Alcohol Monomers

Introduction

Alcohol Monomers

Monomer is a general term for small molecules that can be polymerized with the same or other molecules. It is a simple compound capable of synthesizing polymer compounds such as polymerization or polycondensation, and is a low molecular raw material for synthesizing polymers. Alcohol monomers refer to monomers containing one or more hydroxyl groups.

Application

  • Synthetic Polyether Polyols

Polyether polyols are oligomers containing ether bonds (-R-O-R-) in the main chain and more than 2 hydroxyl groups (-OH) in end groups or side groups. It is based on low molecular weight polyols (such as propylene glycol, ethylene glycol, glycerol), polyamines (such as diethylamine, diethylenetriamine) or compounds containing active hydrogen as initiators and is formed by ring-opening polymerization with olefin oxides under the action of catalysts. Polyether polyols can be used as detergents, defoamers, excipients, emulsifiers, wetting agents, antistatic agents, dispersants, demulsifiers, and papermaking aids. As a chemical, polyether polyol can also be used to prepare rigid polyurethane foam, which is widely used in refrigerators, freezers, refrigerated vehicles, heat insulation panels, pipe insulation and other fields. The prepared product has low thermal conductivity and good dimensional stability. The main varieties of polyether polyols are polyoxypropylene glycol (PPG), polytetrahydrofuran glycol (PTHF), polyoxytetramethylene glycol (PIG), and tetrahydrofuran propylene glycol copolymer.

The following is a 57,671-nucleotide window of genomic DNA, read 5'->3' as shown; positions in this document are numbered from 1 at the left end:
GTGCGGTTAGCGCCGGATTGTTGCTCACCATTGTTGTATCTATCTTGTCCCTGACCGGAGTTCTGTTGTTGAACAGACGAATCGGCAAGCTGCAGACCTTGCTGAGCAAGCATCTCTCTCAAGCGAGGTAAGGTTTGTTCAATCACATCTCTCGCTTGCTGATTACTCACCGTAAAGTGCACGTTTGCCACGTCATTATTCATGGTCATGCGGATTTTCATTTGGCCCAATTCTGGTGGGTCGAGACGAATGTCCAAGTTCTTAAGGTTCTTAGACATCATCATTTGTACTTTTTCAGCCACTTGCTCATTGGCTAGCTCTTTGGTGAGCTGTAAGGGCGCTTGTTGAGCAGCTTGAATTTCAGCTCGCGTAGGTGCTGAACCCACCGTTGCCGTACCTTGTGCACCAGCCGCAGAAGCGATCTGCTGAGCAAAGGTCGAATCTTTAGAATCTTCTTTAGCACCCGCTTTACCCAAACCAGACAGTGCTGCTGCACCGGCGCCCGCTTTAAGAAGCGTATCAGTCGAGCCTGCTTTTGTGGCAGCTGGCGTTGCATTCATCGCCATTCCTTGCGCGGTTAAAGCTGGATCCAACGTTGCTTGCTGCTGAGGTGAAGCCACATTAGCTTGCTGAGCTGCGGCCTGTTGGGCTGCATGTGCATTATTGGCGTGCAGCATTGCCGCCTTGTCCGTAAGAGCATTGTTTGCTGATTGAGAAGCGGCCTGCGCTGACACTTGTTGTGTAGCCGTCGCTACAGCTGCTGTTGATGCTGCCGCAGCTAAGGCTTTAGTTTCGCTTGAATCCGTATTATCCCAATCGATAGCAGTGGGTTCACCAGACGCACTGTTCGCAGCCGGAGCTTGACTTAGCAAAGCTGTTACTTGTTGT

Alcohol Monomers

  • Synthetic Polymeric Polyols

Polymer polyols are liquid mixtures of polyols, polymer polyols, polymer alcohol amines and other organic substances. The main ingredients include diethylene glycol, glycerin, diglycerol, triglycerol, triethanolamine (TEA), and sodium fatty acid. The product is non-toxic, non-corrosive, non-flammable and explosive. As a new raw material for cement grinding aids, polymeric polyols can reduce the production cost of grinding aids by more than 10%, and have better performance and greater adaptability.

  • Accelerates Epoxide Polymerization

James et al. proved that epoxy monomers bearing hydroxy groups undergo more faster photoinitiated cationic polymerization than analogous epoxy monomers bearing methoxy groups. This appears to be a result of the inherently faster kinetics of the activated monomer mechanism experienced by the former monomers compared to conventional epoxide ring-opening polymerization of the latter compounds. Additionally, alcohol monomers can be added to other epoxy monomers to accelerate their cationic photopolymerization rates.

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Reference

  1. And, J. et al. Photoinitiated cationic polymerization of epoxy alcohol monomers. Journal of Polymer Science Part A: Polymer Chemistry. 2000.

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